September 14, 2009 |
A simple scan of songwriter-artist-video director-designer Allee Willis' home is visual rhapsody. A plastic Mr. T piggy bank circa 1983 with painted-on yellow bling is perched on a shelf in the rec room. A pink magazine rack of spun spaghetti metal, made to look like a poodle, is positioned between a pair of shaggy pink couches covered in plastic. On a side table is a squished beer bottle disguised as an ashtray, which renders the colloquialism "Sock it to me" in psychedelic blue. A bottle of Farrah Fawcett creme rinse and conditioner by FabergÃ© is nearby.
HOME & GARDEN
June 1, 2006 |
IN a world of numbing moderation, there is, luckily, Al Richter. The Glendora homeowner believes that if a thing is worth doing, it's worth overdoing. "If I like something, I really go overboard," admits the tall, seventysomething, still-rugged retired business owner. It's not hard to figure out one of Richter's extreme tendencies as he strides over to a giant tangle of lime-green limbs rippling and swimming for the sky.
April 16, 2006 |
All of Lotusland--the private-now-public garden in Montecito that was the personal canvas of longtime owner Ganna Walska--is a gallery of artistic statements, and now Salvador Dali has his corner. The surreal look of 300 varieties of cactus rising from a sea of slate in this undulating acre prompted landscape designer Eric Nagelmann to pronounce his finished work Dali in the Desert.
July 7, 1999 |
It's a tough call whether Lotusland is a garden, a museum or a flight of fancy. Filled with a forest of dragon trees that bleed red sap, Indian lotus plants with leaves as big as elephant ears, and a world-class collection of primitive plants that date from the days of the dinosaurs, it's probably all three.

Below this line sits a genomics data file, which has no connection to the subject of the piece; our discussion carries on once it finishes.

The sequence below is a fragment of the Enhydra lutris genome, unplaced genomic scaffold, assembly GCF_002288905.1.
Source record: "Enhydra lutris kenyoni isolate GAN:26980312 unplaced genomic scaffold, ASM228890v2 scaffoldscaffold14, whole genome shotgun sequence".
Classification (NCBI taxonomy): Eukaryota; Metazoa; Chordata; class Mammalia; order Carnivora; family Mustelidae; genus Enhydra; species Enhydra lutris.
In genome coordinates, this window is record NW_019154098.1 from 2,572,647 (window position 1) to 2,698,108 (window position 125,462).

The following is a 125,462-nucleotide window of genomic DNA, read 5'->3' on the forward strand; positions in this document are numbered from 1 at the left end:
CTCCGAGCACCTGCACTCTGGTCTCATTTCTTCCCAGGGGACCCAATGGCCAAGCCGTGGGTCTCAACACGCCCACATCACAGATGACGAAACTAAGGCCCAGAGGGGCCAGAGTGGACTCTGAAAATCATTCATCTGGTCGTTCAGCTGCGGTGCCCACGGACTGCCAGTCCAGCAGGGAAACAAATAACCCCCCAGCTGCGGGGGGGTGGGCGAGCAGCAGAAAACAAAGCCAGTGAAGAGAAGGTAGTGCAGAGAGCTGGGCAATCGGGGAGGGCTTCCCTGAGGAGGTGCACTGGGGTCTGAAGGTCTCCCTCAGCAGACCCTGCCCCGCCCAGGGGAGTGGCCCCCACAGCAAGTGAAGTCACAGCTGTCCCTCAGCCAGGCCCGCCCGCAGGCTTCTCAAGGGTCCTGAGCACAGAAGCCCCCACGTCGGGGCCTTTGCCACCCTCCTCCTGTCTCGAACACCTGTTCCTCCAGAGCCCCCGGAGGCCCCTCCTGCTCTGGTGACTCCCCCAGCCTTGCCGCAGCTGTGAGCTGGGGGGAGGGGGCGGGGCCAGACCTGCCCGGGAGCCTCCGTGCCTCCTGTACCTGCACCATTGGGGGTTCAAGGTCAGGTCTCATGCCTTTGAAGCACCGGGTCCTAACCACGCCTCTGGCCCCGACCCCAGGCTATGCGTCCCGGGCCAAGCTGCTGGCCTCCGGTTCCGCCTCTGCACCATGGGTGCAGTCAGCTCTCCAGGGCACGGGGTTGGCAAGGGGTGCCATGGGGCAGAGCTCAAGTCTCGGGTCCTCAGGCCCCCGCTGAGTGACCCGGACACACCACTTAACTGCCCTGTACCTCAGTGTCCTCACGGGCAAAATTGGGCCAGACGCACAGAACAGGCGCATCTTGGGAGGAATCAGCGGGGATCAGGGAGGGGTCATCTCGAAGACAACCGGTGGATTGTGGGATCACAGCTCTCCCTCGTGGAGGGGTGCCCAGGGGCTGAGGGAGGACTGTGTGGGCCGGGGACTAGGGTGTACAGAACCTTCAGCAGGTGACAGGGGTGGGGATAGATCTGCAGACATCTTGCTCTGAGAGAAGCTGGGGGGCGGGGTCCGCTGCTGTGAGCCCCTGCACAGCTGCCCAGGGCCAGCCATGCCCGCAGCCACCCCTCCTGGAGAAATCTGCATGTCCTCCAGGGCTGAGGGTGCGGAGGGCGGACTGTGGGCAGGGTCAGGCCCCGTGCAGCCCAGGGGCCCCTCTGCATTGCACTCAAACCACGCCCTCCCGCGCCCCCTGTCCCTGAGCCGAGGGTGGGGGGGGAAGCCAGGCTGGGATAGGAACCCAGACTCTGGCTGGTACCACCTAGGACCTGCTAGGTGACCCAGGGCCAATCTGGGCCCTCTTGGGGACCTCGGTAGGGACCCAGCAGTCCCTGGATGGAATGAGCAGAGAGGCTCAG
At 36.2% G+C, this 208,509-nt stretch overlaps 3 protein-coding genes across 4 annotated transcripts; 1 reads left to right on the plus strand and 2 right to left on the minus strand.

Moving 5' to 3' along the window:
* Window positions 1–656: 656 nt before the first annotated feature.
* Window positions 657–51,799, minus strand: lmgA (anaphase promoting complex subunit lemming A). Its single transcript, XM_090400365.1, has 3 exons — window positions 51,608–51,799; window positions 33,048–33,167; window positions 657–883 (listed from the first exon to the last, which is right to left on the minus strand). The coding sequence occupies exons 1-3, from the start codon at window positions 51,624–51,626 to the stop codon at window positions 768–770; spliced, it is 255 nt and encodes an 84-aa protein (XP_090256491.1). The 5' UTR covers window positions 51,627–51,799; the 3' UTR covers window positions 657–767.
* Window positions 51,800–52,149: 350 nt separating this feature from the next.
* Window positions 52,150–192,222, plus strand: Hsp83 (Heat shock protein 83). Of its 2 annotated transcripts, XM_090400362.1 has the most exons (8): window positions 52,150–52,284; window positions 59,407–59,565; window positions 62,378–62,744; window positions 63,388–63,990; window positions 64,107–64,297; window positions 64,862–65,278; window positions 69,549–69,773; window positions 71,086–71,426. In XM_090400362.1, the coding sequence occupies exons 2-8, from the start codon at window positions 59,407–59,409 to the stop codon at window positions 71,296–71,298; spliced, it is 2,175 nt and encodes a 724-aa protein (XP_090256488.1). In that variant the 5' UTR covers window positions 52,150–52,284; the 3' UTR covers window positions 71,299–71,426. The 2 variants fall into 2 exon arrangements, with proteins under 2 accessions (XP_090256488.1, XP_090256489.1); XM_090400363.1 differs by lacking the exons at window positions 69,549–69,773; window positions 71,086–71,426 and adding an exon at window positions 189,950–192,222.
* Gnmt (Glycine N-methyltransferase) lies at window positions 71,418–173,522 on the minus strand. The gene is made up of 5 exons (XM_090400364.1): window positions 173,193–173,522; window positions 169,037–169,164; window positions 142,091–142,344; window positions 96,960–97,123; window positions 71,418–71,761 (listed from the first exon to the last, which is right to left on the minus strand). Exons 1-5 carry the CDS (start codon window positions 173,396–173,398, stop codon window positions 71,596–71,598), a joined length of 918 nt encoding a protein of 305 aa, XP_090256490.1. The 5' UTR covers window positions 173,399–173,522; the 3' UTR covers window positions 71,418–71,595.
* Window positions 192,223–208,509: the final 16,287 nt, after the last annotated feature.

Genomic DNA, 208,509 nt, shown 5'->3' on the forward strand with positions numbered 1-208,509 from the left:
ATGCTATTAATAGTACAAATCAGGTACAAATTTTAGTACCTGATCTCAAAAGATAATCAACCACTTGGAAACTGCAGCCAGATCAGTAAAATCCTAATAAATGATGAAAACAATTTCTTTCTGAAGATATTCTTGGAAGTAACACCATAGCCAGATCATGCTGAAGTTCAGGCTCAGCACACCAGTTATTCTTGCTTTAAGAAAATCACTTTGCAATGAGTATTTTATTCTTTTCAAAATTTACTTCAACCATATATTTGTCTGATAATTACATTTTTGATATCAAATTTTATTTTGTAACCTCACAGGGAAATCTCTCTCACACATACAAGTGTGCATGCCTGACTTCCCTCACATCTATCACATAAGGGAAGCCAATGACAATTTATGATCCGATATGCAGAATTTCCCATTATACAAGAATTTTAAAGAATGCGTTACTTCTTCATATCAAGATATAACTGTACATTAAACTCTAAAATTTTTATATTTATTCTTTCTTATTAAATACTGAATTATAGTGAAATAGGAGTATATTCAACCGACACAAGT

HOME & GARDEN
March 15, 1997 |
When Martin Colver suggested installing a cactus garden in an unused area of his parent's Costa Mesa backyard, his father, Frank, was uncertain. Planting the cactus would mean removing a 25-year-old pomegranate tree. Once his son installed the garden, however, Colver's reservations quickly disappeared. "The resulting garden is really worthwhile," said Frank Colver. "Until my son put the cactus garden in, we rarely used that space. Now we sit out there more than any other area of the yard.
September 10, 1995 |
After years of writing and producing TV cop shows such as "Hill Street Blues" and "Miami Vice," novelist Robert Ward at last has done the seemingly obvious. He has written a hardcover cop thriller set mainly in star-crossed Los Angeles. Yet despite his Hollywood record, this fifth novel represents a big literary shift for Ward, who in previous books has gotten no closer to Tinseltown--in almost any sense--than Big Sur. In fact, his chief locale until now has been lower-middle-class Baltimore, where modest dreams crack like crab shells, and booze, drugs, crime and sports chatter fill the blue-collar void.